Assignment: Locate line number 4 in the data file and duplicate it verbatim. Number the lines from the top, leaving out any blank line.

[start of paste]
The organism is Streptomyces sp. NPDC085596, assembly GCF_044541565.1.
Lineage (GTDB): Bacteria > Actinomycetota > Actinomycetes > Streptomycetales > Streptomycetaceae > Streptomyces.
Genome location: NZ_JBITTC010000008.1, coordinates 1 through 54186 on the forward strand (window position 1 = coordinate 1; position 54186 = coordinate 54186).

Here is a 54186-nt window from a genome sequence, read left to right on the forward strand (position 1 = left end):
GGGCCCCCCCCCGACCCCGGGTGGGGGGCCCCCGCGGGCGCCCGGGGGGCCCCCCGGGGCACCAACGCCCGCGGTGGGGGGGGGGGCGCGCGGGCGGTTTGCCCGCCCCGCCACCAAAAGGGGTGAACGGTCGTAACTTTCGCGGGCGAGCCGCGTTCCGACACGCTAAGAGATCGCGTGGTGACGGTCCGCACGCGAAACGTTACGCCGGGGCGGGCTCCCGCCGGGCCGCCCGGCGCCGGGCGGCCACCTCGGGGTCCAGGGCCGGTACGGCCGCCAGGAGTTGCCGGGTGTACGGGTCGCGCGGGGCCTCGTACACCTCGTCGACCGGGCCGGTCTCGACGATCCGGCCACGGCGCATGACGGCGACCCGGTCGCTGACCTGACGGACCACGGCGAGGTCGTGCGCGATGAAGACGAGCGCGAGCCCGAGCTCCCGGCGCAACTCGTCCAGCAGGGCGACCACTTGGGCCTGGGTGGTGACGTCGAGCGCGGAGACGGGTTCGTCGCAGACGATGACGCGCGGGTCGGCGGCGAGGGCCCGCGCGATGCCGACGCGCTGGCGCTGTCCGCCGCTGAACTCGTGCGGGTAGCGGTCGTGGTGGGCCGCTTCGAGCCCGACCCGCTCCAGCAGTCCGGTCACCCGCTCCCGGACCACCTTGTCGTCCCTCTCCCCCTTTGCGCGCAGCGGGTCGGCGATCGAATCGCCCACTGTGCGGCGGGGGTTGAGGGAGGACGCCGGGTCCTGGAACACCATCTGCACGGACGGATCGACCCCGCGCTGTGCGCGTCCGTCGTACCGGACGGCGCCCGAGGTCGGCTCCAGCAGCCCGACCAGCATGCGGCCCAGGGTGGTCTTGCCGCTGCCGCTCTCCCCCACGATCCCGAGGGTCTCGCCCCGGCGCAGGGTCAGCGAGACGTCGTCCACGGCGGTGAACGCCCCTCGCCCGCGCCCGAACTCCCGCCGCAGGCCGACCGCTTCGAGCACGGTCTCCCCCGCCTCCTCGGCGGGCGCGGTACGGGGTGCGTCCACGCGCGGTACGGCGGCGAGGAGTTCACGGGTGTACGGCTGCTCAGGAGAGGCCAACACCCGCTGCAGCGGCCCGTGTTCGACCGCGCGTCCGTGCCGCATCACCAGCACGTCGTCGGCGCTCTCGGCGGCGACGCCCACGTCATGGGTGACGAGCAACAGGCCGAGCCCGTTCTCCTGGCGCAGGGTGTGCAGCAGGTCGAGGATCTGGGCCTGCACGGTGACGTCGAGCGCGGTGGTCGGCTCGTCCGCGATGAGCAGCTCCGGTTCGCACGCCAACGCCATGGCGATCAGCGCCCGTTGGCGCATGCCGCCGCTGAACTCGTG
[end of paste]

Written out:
Here is a 54186-nt window from a genome sequence, read left to right on the forward strand (position 1 = left end):